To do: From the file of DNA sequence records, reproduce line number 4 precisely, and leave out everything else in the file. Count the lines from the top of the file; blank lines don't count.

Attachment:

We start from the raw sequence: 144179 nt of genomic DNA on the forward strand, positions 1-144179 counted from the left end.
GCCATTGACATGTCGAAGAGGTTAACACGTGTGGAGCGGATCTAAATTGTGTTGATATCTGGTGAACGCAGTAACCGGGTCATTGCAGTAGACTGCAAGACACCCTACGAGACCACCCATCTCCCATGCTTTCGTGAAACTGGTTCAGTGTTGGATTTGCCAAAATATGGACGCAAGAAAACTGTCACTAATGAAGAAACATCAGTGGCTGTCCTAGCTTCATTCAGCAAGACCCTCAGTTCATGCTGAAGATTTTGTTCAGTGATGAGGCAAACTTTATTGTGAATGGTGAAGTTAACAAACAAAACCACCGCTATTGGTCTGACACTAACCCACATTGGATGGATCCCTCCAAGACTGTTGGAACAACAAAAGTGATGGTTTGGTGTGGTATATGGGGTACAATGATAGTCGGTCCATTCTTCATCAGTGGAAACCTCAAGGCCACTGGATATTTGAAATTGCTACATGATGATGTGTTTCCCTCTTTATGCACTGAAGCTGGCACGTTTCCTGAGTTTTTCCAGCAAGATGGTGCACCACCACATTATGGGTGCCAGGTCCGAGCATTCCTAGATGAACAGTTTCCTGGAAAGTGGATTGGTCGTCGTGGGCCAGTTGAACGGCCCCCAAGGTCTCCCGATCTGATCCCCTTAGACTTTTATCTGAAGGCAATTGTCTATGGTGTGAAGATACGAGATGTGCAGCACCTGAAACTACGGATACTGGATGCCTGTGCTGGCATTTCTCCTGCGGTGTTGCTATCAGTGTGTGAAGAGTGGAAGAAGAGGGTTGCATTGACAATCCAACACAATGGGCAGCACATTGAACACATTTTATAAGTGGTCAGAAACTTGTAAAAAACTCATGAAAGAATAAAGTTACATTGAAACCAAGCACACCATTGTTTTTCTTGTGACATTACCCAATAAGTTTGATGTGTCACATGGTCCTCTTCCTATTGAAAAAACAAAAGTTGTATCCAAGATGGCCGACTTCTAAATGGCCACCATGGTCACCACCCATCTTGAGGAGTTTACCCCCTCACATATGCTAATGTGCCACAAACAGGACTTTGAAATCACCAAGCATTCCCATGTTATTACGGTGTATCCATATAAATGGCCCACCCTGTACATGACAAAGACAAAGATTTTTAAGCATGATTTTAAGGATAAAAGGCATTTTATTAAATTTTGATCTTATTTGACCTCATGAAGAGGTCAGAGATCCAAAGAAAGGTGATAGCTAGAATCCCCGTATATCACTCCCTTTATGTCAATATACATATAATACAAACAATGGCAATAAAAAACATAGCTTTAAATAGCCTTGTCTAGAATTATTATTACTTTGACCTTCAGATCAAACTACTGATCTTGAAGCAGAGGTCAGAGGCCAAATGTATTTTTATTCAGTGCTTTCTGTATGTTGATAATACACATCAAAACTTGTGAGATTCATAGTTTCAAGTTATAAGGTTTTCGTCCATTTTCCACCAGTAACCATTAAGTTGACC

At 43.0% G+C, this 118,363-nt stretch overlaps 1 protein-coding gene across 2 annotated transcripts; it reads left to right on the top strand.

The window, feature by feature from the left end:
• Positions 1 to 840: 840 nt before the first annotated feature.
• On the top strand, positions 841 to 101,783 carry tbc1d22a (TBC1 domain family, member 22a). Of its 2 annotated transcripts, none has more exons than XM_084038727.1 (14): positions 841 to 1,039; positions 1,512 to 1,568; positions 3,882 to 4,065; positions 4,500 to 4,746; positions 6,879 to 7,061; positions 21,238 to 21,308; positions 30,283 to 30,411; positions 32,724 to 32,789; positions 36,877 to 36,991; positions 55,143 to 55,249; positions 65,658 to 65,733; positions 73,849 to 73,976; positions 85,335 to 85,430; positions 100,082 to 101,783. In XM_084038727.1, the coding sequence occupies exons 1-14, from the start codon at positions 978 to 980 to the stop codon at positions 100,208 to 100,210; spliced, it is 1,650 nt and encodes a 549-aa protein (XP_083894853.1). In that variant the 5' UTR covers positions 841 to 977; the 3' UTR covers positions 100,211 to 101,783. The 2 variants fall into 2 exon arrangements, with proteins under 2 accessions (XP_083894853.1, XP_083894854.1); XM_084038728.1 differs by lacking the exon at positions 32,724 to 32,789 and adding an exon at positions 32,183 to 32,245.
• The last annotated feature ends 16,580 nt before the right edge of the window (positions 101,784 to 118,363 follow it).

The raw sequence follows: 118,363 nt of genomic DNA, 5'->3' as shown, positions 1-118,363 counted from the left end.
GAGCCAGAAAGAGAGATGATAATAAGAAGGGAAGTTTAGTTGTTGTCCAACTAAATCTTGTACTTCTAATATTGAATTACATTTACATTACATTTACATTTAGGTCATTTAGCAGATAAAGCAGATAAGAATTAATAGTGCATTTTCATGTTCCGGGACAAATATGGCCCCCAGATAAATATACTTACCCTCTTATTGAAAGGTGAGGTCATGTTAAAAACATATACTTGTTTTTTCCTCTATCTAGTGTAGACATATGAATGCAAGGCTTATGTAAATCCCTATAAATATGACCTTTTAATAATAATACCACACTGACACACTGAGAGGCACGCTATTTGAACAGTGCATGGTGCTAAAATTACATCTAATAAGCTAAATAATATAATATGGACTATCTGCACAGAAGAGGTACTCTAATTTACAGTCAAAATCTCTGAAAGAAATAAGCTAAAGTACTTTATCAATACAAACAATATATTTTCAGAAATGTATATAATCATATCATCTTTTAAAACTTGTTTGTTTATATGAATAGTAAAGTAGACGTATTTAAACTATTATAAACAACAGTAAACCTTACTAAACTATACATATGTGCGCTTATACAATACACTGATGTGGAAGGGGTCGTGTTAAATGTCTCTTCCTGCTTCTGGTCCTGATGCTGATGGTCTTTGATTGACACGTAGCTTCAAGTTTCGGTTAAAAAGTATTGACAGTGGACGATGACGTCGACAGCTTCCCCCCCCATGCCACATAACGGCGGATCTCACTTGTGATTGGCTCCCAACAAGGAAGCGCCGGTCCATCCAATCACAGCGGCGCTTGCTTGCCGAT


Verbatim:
The window, feature by feature from the left end: